29 Nov 2015

Building a Resolve 12 system for $500

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Thanksgiving Weekend Replay: Eric Escobar breaks down how you can turn a first generation Mac Pro and a collection of parts into a fully-fledged grading and finishing workstation for a mere $500.

With the performance enhancements in the release of Resolve 12 Public beta, a whole new class of computers now have the option of being workaday finishing systems. The class of machines I'm talking about are called 'e-waste': obsoleted, nine year-old computers that are practically being given away or sold for a couple hundred dollars. Do a Craigslist or eBay search and you will find machines as cheap as $100. Ask around and you may find one for free, like I did. A friend's company had just replaced an old workhorse MacPro 1,1 that was being used as a server. No one in the office wanted to lug home a 40lb machine, so I swooped in and grabbed it before it got sent to the recycler.

That's right, changes in software suddenly 'unobsolete' machines that are sitting in closets or being used for non media-creation duties.

What do I mean by inexpensive? Here's a basic shopping list:

Mac Pro Tower 1,1                $0-$150
16GB RAM                                 $60
Radeon HD7950                        $180
BlackMagic Decklink Mini          $140
System/ Application 80GB SSD   $80

So, for somewhere between $460-$610, you can have a box capable of doing some amazing GPU based work, specifically some amazing GPU-based Resolve editing and grading work. But first, you have to "unobsolete" the machine by hacking the Yosemite Installer so it will load on to your Mac Pro 1,1 – a machine that was never intended to run a 64 bit OS, but is totally capable of doing just that.

How can an old Mac run Yosemite?

The caveat: Apple does not support this, as it made the decision to leave the 2006/2007 Mac Pro's in the rear view mirror for reasons only Apple understands. When OSX went 64 bit, the early adopters that shelled out thousands of dollars for these machines were left stuck running OS 10.7 Lion, unable to join the ride to 64 bit land. Are the Intel processors in the MacPro 1,1's 32 bit?

Nope, only the EFI32 firmware is 32 bits. These machines have dual Xeon 5150, enterprise class 64 bit processors – rock solid 64 bit performers. But you can't load Yosemite without first creating a different boot loader. With a new boot loader, you can easily launch the Yosemite kernel and smoothly run the OS. It's a real install of Yosemite, so you can easily install and run Resolve 12 beta.  And thanks to a dedicated community of MacPro 1,1 hackers, your old Mac will continue to run the latest OS.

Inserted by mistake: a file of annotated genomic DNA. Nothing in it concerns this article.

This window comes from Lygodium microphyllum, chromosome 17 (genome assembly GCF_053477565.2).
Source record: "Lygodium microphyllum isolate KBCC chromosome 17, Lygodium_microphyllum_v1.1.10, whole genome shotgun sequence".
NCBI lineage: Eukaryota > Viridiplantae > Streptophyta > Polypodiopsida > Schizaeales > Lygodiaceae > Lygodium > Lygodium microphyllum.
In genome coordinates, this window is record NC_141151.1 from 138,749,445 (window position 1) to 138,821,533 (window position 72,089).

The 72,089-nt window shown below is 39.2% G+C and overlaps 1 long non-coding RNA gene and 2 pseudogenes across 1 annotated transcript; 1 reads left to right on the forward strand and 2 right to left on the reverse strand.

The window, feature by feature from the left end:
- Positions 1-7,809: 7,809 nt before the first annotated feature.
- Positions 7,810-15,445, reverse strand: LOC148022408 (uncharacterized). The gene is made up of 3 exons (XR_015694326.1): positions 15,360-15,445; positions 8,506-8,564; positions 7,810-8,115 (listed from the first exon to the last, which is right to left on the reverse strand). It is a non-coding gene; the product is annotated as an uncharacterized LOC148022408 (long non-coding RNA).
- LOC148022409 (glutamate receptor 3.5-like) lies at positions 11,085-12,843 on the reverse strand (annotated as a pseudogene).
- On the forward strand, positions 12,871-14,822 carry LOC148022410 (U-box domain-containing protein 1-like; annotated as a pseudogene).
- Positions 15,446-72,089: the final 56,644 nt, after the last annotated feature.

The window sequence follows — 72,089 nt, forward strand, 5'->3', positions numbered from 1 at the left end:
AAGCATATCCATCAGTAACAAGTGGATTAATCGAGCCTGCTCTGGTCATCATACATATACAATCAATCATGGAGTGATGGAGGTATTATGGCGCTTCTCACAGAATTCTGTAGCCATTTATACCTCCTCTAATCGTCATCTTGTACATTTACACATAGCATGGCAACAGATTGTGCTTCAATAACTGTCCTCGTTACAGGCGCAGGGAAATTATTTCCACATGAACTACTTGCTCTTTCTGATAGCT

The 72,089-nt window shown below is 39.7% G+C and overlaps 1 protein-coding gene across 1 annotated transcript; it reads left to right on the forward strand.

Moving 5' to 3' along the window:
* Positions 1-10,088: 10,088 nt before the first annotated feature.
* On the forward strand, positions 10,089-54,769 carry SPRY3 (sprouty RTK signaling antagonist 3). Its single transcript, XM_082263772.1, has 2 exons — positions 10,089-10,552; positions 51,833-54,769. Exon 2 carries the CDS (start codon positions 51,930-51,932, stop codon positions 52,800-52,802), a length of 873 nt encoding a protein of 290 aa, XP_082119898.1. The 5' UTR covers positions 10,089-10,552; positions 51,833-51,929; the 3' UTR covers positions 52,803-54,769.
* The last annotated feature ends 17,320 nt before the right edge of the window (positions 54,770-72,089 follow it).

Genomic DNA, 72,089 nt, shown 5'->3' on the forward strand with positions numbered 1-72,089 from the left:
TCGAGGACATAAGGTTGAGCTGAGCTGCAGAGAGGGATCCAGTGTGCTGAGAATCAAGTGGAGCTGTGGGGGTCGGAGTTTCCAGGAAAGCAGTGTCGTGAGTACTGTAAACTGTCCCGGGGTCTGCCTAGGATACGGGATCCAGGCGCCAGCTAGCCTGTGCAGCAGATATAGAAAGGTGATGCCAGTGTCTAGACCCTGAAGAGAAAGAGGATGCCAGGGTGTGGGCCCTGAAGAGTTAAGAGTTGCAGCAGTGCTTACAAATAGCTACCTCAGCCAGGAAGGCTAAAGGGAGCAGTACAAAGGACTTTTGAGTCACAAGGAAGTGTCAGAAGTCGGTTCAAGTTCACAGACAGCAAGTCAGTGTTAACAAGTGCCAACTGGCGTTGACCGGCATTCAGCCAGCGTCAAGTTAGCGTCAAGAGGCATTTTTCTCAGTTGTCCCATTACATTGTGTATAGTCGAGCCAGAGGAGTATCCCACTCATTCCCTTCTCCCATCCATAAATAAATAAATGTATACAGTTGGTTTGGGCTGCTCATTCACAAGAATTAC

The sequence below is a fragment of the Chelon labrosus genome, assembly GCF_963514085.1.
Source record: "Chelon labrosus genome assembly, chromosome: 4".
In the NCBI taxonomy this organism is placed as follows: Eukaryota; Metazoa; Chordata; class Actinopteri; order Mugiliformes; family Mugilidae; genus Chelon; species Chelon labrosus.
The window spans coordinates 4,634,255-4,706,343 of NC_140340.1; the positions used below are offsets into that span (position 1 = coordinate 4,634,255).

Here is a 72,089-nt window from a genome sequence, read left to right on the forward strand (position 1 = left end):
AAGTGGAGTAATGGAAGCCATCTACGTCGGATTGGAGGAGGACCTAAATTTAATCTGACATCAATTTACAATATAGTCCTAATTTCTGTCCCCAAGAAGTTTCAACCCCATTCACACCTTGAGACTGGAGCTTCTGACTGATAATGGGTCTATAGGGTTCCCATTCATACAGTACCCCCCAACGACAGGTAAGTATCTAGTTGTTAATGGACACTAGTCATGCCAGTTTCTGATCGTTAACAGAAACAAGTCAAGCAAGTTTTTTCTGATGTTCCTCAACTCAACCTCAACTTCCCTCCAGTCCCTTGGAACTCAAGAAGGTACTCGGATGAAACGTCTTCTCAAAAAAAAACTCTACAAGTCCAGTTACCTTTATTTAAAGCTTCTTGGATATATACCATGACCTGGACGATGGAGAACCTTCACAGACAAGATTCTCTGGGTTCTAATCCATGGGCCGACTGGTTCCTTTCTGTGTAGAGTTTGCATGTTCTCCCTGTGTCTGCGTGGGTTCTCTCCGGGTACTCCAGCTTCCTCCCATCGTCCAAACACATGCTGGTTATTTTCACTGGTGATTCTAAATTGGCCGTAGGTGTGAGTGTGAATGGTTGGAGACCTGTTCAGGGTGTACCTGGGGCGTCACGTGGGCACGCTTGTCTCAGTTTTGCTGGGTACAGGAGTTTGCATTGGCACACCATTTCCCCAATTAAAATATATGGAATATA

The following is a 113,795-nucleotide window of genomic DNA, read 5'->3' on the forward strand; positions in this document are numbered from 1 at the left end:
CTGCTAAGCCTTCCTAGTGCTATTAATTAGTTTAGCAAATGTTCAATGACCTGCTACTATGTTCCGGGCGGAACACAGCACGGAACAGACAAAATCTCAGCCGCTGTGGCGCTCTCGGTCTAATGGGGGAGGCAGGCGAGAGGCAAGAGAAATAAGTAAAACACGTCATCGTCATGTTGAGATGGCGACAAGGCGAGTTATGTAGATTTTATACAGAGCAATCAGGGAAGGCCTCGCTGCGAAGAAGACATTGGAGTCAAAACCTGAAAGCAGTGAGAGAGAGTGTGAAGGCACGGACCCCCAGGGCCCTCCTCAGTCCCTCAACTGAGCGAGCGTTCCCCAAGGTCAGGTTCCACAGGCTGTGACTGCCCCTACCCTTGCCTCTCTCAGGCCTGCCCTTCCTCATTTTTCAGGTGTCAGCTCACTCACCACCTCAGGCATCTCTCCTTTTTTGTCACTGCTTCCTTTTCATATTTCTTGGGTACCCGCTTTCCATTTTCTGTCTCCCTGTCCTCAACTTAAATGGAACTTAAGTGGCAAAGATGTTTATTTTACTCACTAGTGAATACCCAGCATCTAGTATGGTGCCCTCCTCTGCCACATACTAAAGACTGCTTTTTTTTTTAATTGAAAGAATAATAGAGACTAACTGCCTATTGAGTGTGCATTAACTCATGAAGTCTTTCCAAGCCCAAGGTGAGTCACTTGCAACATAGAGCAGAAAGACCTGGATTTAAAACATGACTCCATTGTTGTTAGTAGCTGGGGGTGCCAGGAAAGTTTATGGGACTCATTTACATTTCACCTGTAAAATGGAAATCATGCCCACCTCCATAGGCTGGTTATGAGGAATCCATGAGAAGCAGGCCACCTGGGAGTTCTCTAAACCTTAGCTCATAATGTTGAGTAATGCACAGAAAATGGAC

How can I get a Yosemite Installer?

The cheapest way to get a Yosemite installer is to make one yourself following these very clear instructions, stored poetically, on iCloud. Not only will this cost you just the price of an 8GB jump drive ($4), but you will also have the feeling of accomplishing a useful hacking job when you make an old machine, designated for the trash heap by a massive corporation, suddenly alive and running again. Hack an installer, save a computer. For me, it's really interesting to learn about things like boot efi's and all the things that live under the candy-glossy shell of the GUI, but I understand that for others this idea totally freaks you out.

If hacking a boot loader intimidates you, you can find them pre-built for about 50 bucks on Amazon. I can't vouch for the veracity of developer claims or functionality of such products (after all, it is a hacked copy of Apple's OS that someone is selling over the internet). So, buyer beware.

Compatible video card

At the most basic, you must have a Yosemite compatible card installed in your machine. The stock cards that ship in 2006/07 do not run under the OS, so at the minimum you'll need a newer PCIe-based graphics card, like the nVidia GeForce GT120 that's been "flashed" to run in a Mac.

However, if the point of your project is to build a truly effective Resolve 12 box, you'll want to get something speedier than that. The top of the line and most expensive is a Radeon R9 280X that's been properly flashed. This will run you $450, but then I'd have to re-title this post. Therefore, a great option that balances cost with performance is the Radeon HD 7950 Mac edition or Mac flashed like this one that is presently available on eBay for as low as $180.

Piles of cheap RAM

One of the great things about these old machines is that you can get a ridiculous amount of really fast RAM for very cheap. It has to be DDR2 PC2-5300 667MHz ECC and you have to buy the sticks in pairs, so if you want 8GBs, then get four 2GB or two 4GB sticks. My hand me down machine already had 5GB installed, so I put in an additional 16GB of memory which has proved to be plenty, although the machine can take up to 32GB of RAM (something Apple does not support, but it doesn't support hacking the boot installer, either).



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Eric Escobar

Eric Escobar has worked both sides of the compiler, as an award winning filmmaker and a member of software development teams at Apple and Adobe. He lives in the San Francisco Bay Area.

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